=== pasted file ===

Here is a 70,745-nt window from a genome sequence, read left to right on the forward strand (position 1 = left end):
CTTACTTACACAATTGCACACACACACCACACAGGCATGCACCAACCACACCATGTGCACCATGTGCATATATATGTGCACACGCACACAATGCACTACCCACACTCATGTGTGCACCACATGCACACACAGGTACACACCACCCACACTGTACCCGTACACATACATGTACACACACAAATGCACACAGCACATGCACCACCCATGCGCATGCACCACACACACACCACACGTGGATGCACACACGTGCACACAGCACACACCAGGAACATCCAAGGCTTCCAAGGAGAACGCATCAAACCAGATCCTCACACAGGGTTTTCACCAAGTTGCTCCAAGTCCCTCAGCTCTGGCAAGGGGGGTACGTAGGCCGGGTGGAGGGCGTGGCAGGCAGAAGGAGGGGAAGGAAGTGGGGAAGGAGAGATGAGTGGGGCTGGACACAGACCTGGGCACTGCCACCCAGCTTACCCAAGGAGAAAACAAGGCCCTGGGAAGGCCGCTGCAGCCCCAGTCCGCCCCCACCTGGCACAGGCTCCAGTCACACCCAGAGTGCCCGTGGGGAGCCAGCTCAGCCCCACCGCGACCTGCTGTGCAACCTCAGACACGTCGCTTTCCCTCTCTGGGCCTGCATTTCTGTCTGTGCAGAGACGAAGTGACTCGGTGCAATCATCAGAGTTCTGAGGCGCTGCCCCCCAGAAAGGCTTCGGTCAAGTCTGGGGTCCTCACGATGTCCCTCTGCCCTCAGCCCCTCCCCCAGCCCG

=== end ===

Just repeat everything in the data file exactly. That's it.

Here is a 70,745-nt window from a genome sequence, read left to right on the forward strand (position 1 = left end):
CTTACTTACACAATTGCACACACACACCACACAGGCATGCACCAACCACACCATGTGCACCATGTGCATATATATGTGCACACGCACACAATGCACTACCCACACTCATGTGTGCACCACATGCACACACAGGTACACACCACCCACACTGTACCCGTACACATACATGTACACACACAAATGCACACAGCACATGCACCACCCATGCGCATGCACCACACACACACCACACGTGGATGCACACACGTGCACACAGCACACACCAGGAACATCCAAGGCTTCCAAGGAGAACGCATCAAACCAGATCCTCACACAGGGTTTTCACCAAGTTGCTCCAAGTCCCTCAGCTCTGGCAAGGGGGGTACGTAGGCCGGGTGGAGGGCGTGGCAGGCAGAAGGAGGGGAAGGAAGTGGGGAAGGAGAGATGAGTGGGGCTGGACACAGACCTGGGCACTGCCACCCAGCTTACCCAAGGAGAAAACAAGGCCCTGGGAAGGCCGCTGCAGCCCCAGTCCGCCCCCACCTGGCACAGGCTCCAGTCACACCCAGAGTGCCCGTGGGGAGCCAGCTCAGCCCCACCGCGACCTGCTGTGCAACCTCAGACACGTCGCTTTCCCTCTCTGGGCCTGCATTTCTGTCTGTGCAGAGACGAAGTGACTCGGTGCAATCATCAGAGTTCTGAGGCGCTGCCCCCCAGAAAGGCTTCGGTCAAGTCTGGGGTCCTCACGATGTCCCTCTGCCCTCAGCCCCTCCCCCAGCCCG